2. Learn how to reference and which referencing system your subjects use. Get on to this early as it will never go away and is required for every academic assignment. (NB: some students have been marked down and have even failed assignments because they have not referenced correctly!)
  3. Be on top of your tutorial and class sign ups. That 8am tutorial option is still there for a reason… Book in early to get what works best for you.
  4. Keep on top of your study, assignments and readings. Don’t leave things until the last minute… you’ll always regret it.
  5. Be sure to check the attendance requirements for each of your subjects as some lectures and tutorials are compulsory and if you miss classes you can fail.
  6. Your relationship with your lecturers and tutors will be much less formal than high school.
  7. You won’t get spoon-feeding at university and most lecturers and tutors will not chase you up for an assignment. Don’t be afraid to ask for help, but remember the initiative needs to come from you, not your lecturer or tutor.
  8. Plagiarism is a HUGE academic crime at university! Don’t cut and paste from the internet or copy someone else’s work. Do your own thinking and produce original work for every assignment.
  9. Use websites and software like turnitin.comthat help check your assignments for plagiarism, spelling mistakes and grammatical errors.
  10. Never give up. When things get tough just stay calm, keep going and remember to ASK FOR HELP.

Your Options

Completing university is important but life can throw up some challenges that might interfere with your study. Universities understand that circumstances can change and there are plenty of options and support available to you.

"So many of our dreams at first seem impossible, then they seem improbable, and then, when we summon the will, they soon become inevitable."

Christopher Reeve

Distance Education

Most universities offer the option of distance study. This means you complete the bulk of your degree online and don’t need to attend face-to-face classes every week. Check with your course coordinator to see if this is an option for you.


You can defer your course at the beginning of each semester if you are unable to continue at the time. Most universities allow deferment for up to 18 months. When you defer it’s like you are pressing the pause button on your degree and you are often able to pick up from where you left off at a later date. Make sure you check your university’s rules on deferment and consider all your options before initiating this step.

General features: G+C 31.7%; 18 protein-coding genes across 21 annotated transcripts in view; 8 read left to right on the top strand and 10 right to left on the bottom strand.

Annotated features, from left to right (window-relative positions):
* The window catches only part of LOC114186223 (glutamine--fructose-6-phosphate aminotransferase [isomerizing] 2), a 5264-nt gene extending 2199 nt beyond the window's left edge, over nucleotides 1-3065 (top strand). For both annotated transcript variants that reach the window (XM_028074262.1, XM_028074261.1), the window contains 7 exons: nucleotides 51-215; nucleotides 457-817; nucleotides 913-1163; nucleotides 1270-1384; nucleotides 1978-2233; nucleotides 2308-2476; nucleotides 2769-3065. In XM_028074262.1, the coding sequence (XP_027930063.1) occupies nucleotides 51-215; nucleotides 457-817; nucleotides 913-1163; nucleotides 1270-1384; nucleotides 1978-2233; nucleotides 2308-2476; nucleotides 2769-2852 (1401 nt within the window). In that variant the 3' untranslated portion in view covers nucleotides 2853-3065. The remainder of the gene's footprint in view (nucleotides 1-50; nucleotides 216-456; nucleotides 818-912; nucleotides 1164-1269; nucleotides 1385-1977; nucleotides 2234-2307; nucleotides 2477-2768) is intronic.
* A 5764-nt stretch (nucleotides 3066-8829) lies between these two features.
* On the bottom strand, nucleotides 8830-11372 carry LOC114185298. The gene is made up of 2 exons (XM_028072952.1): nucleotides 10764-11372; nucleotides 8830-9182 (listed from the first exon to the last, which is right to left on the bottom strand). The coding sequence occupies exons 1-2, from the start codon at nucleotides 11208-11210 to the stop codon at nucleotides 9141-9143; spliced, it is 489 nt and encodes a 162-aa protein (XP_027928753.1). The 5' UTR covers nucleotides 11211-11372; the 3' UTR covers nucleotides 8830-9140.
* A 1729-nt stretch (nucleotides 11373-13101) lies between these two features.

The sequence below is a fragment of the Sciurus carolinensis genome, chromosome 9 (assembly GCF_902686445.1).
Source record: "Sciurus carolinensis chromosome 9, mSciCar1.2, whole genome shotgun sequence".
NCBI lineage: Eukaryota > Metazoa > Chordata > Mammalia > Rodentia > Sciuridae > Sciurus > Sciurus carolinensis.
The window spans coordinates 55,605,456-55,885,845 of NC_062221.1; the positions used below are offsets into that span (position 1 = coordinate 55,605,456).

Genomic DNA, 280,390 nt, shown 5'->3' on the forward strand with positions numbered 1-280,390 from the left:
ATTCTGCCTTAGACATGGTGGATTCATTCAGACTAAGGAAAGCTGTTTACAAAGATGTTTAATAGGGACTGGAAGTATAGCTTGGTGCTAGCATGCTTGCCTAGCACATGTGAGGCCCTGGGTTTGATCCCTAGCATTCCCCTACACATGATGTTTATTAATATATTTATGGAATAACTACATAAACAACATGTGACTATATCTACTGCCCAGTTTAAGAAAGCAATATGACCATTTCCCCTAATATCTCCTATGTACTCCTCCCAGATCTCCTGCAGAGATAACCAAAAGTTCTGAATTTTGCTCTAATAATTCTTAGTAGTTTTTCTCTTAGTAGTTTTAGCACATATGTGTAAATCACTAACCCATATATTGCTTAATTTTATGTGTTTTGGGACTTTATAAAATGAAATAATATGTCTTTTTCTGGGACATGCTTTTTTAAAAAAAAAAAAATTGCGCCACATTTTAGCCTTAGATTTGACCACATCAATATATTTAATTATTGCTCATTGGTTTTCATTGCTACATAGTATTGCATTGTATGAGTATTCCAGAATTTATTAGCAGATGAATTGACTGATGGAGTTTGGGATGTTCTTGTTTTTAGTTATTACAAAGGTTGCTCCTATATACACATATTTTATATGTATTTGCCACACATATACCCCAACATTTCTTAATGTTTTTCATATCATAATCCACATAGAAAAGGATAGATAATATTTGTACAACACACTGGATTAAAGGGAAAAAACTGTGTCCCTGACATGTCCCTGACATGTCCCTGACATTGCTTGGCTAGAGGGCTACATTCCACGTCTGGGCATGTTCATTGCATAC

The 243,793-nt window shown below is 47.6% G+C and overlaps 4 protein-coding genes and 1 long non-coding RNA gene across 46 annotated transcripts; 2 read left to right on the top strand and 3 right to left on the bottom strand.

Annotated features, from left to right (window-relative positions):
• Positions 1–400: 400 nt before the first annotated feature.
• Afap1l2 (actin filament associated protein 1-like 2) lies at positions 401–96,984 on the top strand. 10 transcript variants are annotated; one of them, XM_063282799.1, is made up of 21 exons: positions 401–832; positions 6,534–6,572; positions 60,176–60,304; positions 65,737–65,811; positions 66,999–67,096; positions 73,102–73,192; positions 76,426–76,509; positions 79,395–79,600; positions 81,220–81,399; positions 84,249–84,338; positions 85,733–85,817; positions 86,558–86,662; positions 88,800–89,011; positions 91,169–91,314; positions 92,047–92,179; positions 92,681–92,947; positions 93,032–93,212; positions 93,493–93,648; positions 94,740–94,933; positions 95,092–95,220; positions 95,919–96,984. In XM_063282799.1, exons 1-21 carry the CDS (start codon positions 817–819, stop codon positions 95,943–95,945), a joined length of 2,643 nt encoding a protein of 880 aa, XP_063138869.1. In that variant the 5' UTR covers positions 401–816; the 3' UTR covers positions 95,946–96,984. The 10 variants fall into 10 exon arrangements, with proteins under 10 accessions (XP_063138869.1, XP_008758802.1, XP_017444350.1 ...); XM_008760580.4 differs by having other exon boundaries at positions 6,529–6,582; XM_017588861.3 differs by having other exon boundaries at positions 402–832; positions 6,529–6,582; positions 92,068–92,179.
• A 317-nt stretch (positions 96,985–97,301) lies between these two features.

Census dates

You will hear the word “census” a lot when you begin university. What it means is the last day you can withdraw from a course or subject without being charged a full semester of fees. Each census date may be different so make sure you check your university calendar and mark this date in your diary, even if you think you won’t need it.

Changing courses

We don’t all get it right the first time and at some point in your degree you might be wondering if you have picked the right course. Don’t panic, there’s options to transfer to other degrees at university. Speak to a career advisor or your course director to find out how you can change courses. Don’t stop showing up to your current classes though, as flunking can limit your chances of transferring to another course. Besides, you could be eligible for credit points for the subjects you have already completed.


"Depending on the program of study, the cost of textbooks varies between $500-$1100."

Griffith University

Make sure you always carry your student concession card with you when traveling on public transport… or you’ll have to pay full price.


Each subject will come with a list of which textbooks you need. Textbooks can be pricey and there will be some you might not need to use much. You can wait until you need each textbook before buying them, or ask your lecturers which textbooks matter most. You can also borrow or rent textbooks to help make your study more affordable.


If you are really organised you can borrow textbooks or other reading materials from your university library or a public library. But you’ll need to get in quick and watch out for late fees!

Check with your library to see how many copies of a textbook they have and if there is an ebook version. In demand textbooks might only be available for loan for short periods.


If you have the budget, buying your own copy of a textbook means it’s on hand whenever you need it. Find out from your lecturer if you really need the newest version of a book – some newer editions may not be too different from the old one. If so, buy an older, cheaper edition.

Some students share textbooks to save on costs. You will need to trust the person you are sharing costs with and set up a fair system for using the textbook.

Another way to save a bit of money is to become a life member by joining the Co-op Bookshop for $25, to get discounts on purchases and special offers.


You can also buy textbooks at:

Students advertise second-hand textbooks on campus and online noticeboards. Websites like and connect sellers and buyers of secondhand uni textbooks.  And be on the look out for Facebook pages for buying, swapping and selling textbooks and resources.


Renting textbooks is another option. These websites will rent uni textbooks for the duration of the semester:


It’s also worth investigating whether a book you need is available as an ebook either from a library or for purchase. Advantages of ebooks include remote access, enhanced searchability, no bulky books to carry, they are often cheaper and some include assessments, quizzes and lecture slides. The disadvantages of ebooks include IT issues, no onselling and some people find them more difficult to read and take notes from.